5. insein
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    insein Senior Member

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    Agreed. I think that is why they have made the policy "Don't Ask, Don't Tell" in response to the PC nonsense but to still maintain the Military at peak performance.
     
  6. brneyedgrl80
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    brneyedgrl80 Member

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    This may sound dumb, but I'll go ahead and ask anyway. Are the views that everyone has apply to lesbians as well? I ask because some people don't see lesbians in the same light as homosexuals for some reason. Just wondering...
     
  7. insein
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    insein Senior Member

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    Actually that isn't a dumb question. I still feel though that even though they may be homosexual doesn't mean that they men they serve with are. They still might provide a distraction for men if placed in a combat situation. If they take up similar roles as other women, then it could pose a problem to themselves. If they aren't asked and they Don't tell then the rule applies to them as well. If they feel they can handle it and don't informt the military of their status then it falls within the guidelines.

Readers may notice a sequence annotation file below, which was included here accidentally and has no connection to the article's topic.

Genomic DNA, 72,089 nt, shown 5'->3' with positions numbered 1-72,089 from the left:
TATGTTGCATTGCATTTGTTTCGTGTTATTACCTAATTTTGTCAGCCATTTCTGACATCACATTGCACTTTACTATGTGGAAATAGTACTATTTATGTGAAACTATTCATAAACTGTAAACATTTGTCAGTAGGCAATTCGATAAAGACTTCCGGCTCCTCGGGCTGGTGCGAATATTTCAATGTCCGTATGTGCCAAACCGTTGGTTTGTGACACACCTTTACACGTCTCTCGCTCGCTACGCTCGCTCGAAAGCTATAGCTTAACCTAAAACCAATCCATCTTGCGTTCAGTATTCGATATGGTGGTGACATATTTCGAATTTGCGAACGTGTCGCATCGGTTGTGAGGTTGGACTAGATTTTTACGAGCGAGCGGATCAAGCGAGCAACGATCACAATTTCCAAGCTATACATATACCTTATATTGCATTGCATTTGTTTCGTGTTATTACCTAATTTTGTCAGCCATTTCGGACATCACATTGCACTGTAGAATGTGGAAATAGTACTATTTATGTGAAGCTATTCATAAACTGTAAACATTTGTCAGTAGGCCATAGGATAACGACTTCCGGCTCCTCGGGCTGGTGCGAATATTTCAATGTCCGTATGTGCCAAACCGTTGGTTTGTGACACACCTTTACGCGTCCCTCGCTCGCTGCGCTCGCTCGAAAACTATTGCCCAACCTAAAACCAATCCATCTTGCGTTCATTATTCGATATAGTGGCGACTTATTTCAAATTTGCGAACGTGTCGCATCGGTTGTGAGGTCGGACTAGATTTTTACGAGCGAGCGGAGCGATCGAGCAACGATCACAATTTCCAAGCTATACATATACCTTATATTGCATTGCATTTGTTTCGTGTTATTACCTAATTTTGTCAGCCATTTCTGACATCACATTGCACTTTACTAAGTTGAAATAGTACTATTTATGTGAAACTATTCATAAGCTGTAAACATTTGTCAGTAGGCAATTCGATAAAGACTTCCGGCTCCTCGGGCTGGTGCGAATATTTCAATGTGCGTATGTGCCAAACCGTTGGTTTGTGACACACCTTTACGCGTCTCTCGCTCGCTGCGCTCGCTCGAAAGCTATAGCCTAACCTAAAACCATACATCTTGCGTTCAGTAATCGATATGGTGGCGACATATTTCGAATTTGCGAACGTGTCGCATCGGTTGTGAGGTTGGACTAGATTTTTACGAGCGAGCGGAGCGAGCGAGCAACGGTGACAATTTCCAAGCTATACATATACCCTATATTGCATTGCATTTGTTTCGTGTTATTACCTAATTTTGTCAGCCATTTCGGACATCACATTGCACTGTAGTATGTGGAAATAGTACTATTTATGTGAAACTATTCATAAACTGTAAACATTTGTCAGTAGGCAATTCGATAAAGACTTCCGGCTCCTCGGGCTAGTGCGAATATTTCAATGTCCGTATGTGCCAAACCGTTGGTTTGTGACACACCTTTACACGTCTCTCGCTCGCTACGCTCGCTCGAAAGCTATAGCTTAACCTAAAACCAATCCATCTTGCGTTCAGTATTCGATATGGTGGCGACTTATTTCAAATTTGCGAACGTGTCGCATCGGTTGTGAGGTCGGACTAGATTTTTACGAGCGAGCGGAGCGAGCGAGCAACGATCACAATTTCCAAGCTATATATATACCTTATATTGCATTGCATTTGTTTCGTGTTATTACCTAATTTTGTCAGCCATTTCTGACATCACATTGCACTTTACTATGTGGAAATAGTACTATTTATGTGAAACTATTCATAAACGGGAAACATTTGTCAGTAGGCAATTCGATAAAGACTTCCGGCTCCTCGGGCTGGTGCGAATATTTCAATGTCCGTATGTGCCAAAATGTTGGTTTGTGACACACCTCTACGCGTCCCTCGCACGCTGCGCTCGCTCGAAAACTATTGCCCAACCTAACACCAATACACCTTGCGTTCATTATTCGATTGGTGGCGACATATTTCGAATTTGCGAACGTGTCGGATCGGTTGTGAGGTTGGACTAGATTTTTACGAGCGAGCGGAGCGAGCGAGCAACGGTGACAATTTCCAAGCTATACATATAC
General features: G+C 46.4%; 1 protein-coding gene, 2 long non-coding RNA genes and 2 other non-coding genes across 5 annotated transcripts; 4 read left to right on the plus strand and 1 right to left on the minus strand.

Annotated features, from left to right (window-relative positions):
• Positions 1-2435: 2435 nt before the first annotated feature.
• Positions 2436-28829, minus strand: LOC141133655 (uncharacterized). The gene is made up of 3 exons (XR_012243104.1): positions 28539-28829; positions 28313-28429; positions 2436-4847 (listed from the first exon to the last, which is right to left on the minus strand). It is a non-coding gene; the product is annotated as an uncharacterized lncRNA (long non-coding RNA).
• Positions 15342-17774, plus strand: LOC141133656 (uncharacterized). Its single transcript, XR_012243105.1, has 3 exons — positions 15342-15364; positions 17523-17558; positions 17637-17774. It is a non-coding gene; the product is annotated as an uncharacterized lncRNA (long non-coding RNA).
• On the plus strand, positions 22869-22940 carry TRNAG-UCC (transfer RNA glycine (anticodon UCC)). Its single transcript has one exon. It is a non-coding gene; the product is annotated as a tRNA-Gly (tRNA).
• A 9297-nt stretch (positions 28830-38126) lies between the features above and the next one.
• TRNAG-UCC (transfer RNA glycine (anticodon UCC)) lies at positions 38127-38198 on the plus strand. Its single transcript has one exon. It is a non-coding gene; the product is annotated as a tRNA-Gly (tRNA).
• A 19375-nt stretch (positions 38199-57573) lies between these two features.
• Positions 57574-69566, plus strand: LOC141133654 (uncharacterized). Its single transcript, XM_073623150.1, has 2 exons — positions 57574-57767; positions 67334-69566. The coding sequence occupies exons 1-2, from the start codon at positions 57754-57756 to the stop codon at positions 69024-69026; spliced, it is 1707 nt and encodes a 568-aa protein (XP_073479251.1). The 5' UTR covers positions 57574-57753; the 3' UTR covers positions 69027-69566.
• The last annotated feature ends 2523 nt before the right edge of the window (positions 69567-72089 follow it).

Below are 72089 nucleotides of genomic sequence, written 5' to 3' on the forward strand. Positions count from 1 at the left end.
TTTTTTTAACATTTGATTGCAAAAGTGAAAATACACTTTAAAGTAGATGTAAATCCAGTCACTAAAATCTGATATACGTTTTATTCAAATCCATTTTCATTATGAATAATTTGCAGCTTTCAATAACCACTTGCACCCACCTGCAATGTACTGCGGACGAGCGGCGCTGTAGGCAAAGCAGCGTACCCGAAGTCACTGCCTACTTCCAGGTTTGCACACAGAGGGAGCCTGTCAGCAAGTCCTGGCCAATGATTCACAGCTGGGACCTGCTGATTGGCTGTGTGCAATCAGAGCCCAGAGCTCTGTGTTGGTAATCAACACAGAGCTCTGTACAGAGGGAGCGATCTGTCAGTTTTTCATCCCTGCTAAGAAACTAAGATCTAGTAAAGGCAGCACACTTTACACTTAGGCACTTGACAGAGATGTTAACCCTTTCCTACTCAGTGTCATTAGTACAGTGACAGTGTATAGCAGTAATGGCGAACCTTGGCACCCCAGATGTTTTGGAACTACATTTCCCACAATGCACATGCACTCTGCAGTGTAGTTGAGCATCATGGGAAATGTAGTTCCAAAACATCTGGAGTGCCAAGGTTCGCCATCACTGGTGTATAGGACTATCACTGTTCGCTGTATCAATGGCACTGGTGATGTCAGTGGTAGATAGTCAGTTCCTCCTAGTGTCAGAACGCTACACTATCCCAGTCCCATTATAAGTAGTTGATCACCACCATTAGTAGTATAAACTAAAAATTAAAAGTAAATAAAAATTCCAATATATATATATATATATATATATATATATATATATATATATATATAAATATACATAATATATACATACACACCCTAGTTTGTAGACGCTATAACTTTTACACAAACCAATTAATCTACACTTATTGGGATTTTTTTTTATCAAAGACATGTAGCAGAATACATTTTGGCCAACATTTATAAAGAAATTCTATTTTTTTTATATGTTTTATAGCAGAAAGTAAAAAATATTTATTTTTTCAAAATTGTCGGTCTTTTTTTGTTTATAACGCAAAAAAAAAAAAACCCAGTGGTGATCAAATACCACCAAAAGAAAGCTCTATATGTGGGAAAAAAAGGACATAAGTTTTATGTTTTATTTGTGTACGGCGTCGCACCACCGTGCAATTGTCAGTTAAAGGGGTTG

8. 5stringJeff
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    5stringJeff Senior Member

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    Starla, officially, the military feels the same way. Unofficially, lesbianism is tolerated a bit more than male homosexuality. Possibly, because lesbians are viewed as more man-like, and therefore more soliderly.
     
  9. Avatar4321
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    Avatar4321 Diamond Member Gold Supporting Member

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    I had a thought when i read this. It looks like the left now has another way to dodge the draft if it ever comes up.
     
  10. insein
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    insein Senior Member

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    Baaaazinnnnngg...:p: